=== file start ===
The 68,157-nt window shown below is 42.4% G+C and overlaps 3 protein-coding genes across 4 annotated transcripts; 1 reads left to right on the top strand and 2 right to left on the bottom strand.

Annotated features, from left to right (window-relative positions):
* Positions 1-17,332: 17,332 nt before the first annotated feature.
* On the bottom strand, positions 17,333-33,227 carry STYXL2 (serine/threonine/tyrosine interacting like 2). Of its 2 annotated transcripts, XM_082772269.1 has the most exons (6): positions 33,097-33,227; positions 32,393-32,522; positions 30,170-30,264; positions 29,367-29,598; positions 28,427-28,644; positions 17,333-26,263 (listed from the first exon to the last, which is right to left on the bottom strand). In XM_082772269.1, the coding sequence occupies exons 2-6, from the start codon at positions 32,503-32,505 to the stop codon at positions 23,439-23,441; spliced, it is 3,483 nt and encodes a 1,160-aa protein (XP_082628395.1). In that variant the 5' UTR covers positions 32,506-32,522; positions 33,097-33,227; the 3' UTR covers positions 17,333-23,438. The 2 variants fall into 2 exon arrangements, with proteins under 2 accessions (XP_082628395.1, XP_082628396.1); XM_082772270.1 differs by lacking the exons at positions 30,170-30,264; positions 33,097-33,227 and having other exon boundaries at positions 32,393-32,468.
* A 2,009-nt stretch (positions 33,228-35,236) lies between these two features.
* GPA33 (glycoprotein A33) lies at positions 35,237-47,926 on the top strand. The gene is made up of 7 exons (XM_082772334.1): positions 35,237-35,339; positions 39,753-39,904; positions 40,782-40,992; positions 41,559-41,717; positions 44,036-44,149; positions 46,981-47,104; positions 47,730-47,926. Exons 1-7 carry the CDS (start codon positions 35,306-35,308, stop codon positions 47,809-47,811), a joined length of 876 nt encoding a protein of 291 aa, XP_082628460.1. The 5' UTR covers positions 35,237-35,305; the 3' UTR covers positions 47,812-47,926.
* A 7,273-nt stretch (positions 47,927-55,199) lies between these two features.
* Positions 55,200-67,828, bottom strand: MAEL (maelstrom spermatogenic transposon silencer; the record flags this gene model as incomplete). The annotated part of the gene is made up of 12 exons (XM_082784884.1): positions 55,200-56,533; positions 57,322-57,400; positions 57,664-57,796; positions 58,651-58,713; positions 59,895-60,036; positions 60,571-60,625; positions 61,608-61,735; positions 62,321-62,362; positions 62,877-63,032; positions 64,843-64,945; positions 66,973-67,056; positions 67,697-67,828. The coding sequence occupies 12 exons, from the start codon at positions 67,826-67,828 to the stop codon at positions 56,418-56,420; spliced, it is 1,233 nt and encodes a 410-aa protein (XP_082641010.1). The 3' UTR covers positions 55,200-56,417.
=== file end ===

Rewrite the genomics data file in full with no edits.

The 68,157-nt window shown below is 42.4% G+C and overlaps 3 protein-coding genes across 4 annotated transcripts; 1 reads left to right on the top strand and 2 right to left on the bottom strand.

Annotated features, from left to right (window-relative positions):
* Positions 1-17,332: 17,332 nt before the first annotated feature.
* On the bottom strand, positions 17,333-33,227 carry STYXL2 (serine/threonine/tyrosine interacting like 2). Of its 2 annotated transcripts, XM_082772269.1 has the most exons (6): positions 33,097-33,227; positions 32,393-32,522; positions 30,170-30,264; positions 29,367-29,598; positions 28,427-28,644; positions 17,333-26,263 (listed from the first exon to the last, which is right to left on the bottom strand). In XM_082772269.1, the coding sequence occupies exons 2-6, from the start codon at positions 32,503-32,505 to the stop codon at positions 23,439-23,441; spliced, it is 3,483 nt and encodes a 1,160-aa protein (XP_082628395.1). In that variant the 5' UTR covers positions 32,506-32,522; positions 33,097-33,227; the 3' UTR covers positions 17,333-23,438. The 2 variants fall into 2 exon arrangements, with proteins under 2 accessions (XP_082628395.1, XP_082628396.1); XM_082772270.1 differs by lacking the exons at positions 30,170-30,264; positions 33,097-33,227 and having other exon boundaries at positions 32,393-32,468.
* A 2,009-nt stretch (positions 33,228-35,236) lies between these two features.
* GPA33 (glycoprotein A33) lies at positions 35,237-47,926 on the top strand. The gene is made up of 7 exons (XM_082772334.1): positions 35,237-35,339; positions 39,753-39,904; positions 40,782-40,992; positions 41,559-41,717; positions 44,036-44,149; positions 46,981-47,104; positions 47,730-47,926. Exons 1-7 carry the CDS (start codon positions 35,306-35,308, stop codon positions 47,809-47,811), a joined length of 876 nt encoding a protein of 291 aa, XP_082628460.1. The 5' UTR covers positions 35,237-35,305; the 3' UTR covers positions 47,812-47,926.
* A 7,273-nt stretch (positions 47,927-55,199) lies between these two features.
* Positions 55,200-67,828, bottom strand: MAEL (maelstrom spermatogenic transposon silencer; the record flags this gene model as incomplete). The annotated part of the gene is made up of 12 exons (XM_082784884.1): positions 55,200-56,533; positions 57,322-57,400; positions 57,664-57,796; positions 58,651-58,713; positions 59,895-60,036; positions 60,571-60,625; positions 61,608-61,735; positions 62,321-62,362; positions 62,877-63,032; positions 64,843-64,945; positions 66,973-67,056; positions 67,697-67,828. The coding sequence occupies 12 exons, from the start codon at positions 67,826-67,828 to the stop codon at positions 56,418-56,420; spliced, it is 1,233 nt and encodes a 410-aa protein (XP_082641010.1). The 3' UTR covers positions 55,200-56,417.